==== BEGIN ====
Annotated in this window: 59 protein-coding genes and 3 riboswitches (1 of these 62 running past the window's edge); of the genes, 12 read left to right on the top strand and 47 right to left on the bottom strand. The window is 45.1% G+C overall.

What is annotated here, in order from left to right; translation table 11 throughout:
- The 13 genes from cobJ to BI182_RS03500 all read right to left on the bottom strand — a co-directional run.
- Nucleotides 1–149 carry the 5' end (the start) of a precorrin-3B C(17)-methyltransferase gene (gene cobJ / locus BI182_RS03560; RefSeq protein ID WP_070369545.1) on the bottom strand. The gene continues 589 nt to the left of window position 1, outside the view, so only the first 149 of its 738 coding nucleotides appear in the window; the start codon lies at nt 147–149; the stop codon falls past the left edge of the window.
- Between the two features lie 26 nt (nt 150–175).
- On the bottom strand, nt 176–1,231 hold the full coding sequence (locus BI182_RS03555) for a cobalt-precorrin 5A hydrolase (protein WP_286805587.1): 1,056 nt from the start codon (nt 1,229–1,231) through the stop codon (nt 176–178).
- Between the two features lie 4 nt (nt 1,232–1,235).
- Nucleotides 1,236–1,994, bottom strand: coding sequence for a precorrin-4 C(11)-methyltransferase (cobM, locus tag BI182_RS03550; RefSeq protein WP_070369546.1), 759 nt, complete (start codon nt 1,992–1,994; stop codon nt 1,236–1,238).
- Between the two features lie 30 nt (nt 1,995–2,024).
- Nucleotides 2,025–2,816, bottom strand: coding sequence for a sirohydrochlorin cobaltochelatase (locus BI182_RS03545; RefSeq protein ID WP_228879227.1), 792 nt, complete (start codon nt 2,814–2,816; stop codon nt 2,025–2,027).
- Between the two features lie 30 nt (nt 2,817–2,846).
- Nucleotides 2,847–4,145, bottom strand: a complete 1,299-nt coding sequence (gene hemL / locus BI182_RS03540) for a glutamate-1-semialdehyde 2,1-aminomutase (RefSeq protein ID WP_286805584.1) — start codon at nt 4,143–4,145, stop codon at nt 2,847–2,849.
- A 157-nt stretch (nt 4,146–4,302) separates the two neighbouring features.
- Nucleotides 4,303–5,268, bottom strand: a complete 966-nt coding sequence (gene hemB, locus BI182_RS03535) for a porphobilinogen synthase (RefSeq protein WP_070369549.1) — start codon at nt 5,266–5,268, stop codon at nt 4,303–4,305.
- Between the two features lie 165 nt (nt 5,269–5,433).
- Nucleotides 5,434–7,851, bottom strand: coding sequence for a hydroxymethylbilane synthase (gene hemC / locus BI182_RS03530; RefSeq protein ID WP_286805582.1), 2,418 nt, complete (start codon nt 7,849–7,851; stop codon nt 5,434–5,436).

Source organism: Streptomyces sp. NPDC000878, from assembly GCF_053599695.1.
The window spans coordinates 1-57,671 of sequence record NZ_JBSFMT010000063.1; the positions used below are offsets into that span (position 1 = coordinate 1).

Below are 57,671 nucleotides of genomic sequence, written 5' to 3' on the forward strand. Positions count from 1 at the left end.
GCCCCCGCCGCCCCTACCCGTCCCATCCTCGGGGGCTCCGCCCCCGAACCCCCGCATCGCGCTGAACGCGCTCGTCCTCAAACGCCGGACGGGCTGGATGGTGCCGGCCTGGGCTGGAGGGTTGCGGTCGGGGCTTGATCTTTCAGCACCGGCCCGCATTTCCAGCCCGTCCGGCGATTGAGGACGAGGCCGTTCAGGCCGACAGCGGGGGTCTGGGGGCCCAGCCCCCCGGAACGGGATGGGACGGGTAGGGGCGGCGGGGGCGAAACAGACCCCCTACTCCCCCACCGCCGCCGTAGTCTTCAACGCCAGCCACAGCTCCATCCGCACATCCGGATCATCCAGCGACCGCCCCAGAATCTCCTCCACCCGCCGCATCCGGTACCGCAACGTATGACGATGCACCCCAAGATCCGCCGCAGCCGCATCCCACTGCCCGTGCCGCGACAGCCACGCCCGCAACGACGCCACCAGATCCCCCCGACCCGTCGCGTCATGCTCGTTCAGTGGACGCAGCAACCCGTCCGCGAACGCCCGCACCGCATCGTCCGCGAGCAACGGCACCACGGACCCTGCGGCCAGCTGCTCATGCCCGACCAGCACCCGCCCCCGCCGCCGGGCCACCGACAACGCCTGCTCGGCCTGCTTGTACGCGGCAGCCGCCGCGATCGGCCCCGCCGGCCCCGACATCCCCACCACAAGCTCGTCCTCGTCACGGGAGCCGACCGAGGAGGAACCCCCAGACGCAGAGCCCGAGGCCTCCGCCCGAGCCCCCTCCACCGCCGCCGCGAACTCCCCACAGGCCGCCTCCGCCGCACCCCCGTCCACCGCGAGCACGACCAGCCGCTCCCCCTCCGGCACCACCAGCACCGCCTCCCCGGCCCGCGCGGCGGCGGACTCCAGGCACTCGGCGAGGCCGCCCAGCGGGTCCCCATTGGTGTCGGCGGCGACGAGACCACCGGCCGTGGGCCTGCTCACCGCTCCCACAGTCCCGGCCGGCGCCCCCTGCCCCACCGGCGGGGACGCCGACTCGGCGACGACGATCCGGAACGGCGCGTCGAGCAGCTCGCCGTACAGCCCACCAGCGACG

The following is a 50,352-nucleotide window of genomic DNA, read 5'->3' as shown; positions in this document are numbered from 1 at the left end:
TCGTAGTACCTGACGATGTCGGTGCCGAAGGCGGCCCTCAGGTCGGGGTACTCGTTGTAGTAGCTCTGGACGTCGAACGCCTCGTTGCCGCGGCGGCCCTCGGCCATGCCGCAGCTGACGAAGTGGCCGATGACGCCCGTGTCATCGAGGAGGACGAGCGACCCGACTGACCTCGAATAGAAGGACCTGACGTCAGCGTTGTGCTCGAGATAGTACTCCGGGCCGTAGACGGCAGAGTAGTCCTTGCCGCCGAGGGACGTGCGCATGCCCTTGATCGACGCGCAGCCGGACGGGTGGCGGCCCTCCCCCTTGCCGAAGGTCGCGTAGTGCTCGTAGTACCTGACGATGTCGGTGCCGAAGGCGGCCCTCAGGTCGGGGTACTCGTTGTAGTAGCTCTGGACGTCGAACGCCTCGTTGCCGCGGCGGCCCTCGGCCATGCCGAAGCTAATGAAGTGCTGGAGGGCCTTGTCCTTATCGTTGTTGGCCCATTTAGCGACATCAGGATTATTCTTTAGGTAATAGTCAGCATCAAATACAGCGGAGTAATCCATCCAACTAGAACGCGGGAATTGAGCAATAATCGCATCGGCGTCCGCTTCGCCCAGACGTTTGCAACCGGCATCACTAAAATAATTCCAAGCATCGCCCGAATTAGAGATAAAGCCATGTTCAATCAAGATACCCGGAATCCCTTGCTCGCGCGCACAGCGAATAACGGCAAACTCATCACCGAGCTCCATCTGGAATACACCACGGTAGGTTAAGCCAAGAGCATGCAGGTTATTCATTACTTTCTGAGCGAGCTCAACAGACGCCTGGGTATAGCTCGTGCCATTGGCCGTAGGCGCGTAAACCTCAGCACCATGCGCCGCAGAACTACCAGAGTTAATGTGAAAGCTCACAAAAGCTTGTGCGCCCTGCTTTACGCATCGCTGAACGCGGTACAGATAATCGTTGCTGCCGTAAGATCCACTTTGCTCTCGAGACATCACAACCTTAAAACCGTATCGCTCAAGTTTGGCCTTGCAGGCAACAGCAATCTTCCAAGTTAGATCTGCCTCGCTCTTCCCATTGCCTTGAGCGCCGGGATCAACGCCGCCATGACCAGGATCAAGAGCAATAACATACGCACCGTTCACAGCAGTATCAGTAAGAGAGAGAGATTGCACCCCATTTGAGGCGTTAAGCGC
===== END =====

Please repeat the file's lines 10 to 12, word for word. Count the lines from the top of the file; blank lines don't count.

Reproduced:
- Nucleotides 2,025–2,816, bottom strand: coding sequence for a sirohydrochlorin cobaltochelatase (locus BI182_RS03545; RefSeq protein ID WP_228879227.1), 792 nt, complete (start codon nt 2,814–2,816; stop codon nt 2,025–2,027).
- Between the two features lie 30 nt (nt 2,817–2,846).
- Nucleotides 2,847–4,145, bottom strand: a complete 1,299-nt coding sequence (gene hemL / locus BI182_RS03540) for a glutamate-1-semialdehyde 2,1-aminomutase (RefSeq protein ID WP_286805584.1) — start codon at nt 4,143–4,145, stop codon at nt 2,847–2,849.